[/quote]

For all you parents of college students reading this thread in a panic–take heart. I will certainly not deny these factors existed in Greek society when I joined a Greek sorority while attending a Catholic University. There was plenty of drinking, partying, etc…BUT no more so that in other sectors of the non-Greek student population. Ditto for the pre-marital sex.

The big difference no one has mentioned and I thoroughly enjoyed was that the Greek system provided a regular outlet for charitable and civic involvement. There was not a month in the school year that went by when we were not volunteering somewhere, usually in partnership with one or more of the fraternities. My sorority sisters and I reperesented the University at events intended to promote cooperation with the local civic officials, we mentored young girsl in local schools, sponsored food, school supply, clothing and blood drives. We often took leadership positions in student government as well as events which promoted school spirit and alumni relations. By contrast, I saw peers not involved with the Greeks live a much more self-centered existence with considerably less volunteer activity.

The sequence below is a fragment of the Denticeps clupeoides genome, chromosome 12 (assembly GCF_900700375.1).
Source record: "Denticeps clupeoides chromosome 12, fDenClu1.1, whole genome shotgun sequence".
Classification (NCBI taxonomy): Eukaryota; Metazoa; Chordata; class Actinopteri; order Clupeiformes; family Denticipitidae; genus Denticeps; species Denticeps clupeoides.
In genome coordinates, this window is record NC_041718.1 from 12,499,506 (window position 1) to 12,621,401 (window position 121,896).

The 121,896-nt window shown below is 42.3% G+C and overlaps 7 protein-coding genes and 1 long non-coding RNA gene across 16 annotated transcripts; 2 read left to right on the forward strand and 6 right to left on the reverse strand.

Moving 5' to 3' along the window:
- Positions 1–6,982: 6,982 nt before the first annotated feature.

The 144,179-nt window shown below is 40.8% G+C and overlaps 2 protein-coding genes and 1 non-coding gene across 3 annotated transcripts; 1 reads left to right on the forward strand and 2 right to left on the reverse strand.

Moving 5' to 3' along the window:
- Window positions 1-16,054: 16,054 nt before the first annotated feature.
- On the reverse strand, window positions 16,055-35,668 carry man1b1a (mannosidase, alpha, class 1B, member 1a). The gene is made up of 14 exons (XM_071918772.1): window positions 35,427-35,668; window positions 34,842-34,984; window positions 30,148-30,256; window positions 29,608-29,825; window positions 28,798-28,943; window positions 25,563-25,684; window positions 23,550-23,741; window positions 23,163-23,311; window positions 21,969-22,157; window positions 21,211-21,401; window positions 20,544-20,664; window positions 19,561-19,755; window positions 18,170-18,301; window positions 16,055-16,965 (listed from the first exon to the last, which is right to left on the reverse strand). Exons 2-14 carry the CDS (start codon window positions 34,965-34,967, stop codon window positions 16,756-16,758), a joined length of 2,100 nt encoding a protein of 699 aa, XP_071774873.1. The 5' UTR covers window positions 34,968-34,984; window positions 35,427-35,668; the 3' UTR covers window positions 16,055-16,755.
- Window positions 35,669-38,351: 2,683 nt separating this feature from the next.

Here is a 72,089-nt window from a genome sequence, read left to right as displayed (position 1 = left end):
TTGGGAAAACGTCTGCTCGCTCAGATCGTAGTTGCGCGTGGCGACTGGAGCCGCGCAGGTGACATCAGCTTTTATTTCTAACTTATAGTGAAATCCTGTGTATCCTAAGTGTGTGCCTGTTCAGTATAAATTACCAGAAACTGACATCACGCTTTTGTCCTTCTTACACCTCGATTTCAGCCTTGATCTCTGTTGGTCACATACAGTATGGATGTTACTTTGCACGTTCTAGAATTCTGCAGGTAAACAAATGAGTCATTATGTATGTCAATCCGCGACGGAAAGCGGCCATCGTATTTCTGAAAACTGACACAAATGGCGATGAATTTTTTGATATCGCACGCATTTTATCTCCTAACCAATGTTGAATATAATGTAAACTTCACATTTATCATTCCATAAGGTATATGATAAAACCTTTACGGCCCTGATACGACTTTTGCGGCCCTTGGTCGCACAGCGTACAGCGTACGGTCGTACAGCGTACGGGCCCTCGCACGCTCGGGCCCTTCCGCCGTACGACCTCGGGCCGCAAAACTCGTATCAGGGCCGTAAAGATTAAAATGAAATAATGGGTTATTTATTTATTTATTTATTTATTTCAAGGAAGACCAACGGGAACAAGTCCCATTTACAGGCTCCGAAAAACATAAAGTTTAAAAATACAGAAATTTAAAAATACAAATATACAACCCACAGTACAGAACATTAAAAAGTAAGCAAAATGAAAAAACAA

Involvement with these service projects was not discretionary–but an integral part of sorority life–a fact made clear during rush. We also had academic requirements and were held to them. The sorority, through its national organization, provided scholarships to those who maintained certain GPA’s or were admitted to professional/graduate school. All in all I had a lot of fun and a very favorable experience, and other than a silly initiation ritual, (clumsily re-enacting an ancient temple rite) can’t think of anything officially sponsored by the sorority that came close to compromising my being Catholic & Greek.


#7

I agree about the philanthropy thing. We did a lot of fund-raising and some volunteer work and stuff like that. So it wasn’t all-bad. We had the grade requirements, too. I was just saying people should watch out for what they become a part of. They should make an informed decision.

However: